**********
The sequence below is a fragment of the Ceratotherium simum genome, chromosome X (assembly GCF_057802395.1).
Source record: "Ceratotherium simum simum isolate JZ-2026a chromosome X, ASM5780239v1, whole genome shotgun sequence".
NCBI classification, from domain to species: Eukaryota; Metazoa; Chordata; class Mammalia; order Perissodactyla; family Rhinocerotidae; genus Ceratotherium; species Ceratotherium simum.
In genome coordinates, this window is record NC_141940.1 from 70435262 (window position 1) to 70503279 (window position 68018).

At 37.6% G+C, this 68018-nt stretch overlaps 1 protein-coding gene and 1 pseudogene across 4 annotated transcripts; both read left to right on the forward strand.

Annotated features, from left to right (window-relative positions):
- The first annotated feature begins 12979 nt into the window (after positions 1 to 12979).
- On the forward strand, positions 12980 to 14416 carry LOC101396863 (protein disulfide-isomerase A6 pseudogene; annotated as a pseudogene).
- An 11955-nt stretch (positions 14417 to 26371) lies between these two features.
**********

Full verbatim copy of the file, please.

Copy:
The sequence below is a fragment of the Ceratotherium simum genome, chromosome X (assembly GCF_057802395.1).
Source record: "Ceratotherium simum simum isolate JZ-2026a chromosome X, ASM5780239v1, whole genome shotgun sequence".
NCBI classification, from domain to species: Eukaryota; Metazoa; Chordata; class Mammalia; order Perissodactyla; family Rhinocerotidae; genus Ceratotherium; species Ceratotherium simum.
In genome coordinates, this window is record NC_141940.1 from 70435262 (window position 1) to 70503279 (window position 68018).

At 37.6% G+C, this 68018-nt stretch overlaps 1 protein-coding gene and 1 pseudogene across 4 annotated transcripts; both read left to right on the forward strand.

Annotated features, from left to right (window-relative positions):
- The first annotated feature begins 12979 nt into the window (after positions 1 to 12979).
- On the forward strand, positions 12980 to 14416 carry LOC101396863 (protein disulfide-isomerase A6 pseudogene; annotated as a pseudogene).
- An 11955-nt stretch (positions 14417 to 26371) lies between these two features.